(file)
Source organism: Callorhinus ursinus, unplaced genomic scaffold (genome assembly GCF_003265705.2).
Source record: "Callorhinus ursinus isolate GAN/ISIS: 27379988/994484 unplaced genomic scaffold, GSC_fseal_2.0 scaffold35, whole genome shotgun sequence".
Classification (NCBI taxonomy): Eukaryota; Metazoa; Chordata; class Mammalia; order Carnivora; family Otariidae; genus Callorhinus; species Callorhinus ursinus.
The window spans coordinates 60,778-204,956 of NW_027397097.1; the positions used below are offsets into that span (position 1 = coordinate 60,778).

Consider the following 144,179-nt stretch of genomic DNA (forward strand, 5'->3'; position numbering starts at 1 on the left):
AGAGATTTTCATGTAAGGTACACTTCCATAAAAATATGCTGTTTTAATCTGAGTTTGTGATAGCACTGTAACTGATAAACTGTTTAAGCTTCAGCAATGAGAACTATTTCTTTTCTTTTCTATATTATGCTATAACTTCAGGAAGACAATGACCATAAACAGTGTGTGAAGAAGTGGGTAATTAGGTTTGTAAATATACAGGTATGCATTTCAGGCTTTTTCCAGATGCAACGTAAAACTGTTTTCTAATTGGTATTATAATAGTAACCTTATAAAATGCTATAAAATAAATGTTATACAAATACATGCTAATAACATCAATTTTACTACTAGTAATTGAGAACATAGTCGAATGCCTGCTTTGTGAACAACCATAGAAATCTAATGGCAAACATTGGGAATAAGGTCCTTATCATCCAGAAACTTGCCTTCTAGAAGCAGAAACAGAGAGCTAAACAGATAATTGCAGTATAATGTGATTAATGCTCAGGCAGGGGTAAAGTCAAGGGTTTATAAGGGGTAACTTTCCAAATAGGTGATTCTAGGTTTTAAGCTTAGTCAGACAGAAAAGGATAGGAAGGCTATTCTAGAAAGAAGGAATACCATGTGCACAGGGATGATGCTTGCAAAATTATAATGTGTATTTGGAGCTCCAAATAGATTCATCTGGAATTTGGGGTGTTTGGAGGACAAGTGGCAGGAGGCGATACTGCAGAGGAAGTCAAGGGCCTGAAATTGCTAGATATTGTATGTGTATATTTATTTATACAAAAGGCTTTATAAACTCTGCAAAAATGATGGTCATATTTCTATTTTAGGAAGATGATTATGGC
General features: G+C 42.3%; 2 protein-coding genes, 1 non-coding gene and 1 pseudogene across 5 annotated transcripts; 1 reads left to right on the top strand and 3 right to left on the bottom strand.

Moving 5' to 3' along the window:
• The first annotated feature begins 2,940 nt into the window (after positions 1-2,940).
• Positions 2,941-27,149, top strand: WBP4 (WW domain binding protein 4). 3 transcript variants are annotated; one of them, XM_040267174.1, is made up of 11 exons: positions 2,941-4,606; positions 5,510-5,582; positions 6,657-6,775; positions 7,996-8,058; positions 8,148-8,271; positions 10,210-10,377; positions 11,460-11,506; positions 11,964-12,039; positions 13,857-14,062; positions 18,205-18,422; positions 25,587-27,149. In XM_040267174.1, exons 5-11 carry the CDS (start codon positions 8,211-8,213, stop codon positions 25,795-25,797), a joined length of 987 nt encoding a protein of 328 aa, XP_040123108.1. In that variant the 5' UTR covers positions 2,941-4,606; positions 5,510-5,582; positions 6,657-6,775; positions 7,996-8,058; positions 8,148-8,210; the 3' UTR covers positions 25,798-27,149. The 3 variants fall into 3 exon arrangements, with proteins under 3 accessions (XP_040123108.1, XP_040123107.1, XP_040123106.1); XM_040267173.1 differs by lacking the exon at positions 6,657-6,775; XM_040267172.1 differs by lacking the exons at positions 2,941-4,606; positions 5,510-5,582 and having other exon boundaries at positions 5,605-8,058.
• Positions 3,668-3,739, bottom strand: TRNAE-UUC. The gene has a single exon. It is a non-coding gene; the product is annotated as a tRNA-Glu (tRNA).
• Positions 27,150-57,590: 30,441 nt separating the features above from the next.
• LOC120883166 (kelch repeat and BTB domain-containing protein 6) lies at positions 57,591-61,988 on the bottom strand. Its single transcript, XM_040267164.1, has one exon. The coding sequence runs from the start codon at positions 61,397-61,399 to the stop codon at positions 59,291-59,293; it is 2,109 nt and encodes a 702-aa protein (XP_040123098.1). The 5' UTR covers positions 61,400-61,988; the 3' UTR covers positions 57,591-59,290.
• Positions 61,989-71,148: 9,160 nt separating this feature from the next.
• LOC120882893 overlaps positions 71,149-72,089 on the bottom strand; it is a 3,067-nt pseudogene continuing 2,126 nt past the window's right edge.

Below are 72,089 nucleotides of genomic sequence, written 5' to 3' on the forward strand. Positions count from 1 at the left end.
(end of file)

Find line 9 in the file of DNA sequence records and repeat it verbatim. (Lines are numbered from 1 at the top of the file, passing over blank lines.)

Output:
• The first annotated feature begins 2,940 nt into the window (after positions 1-2,940).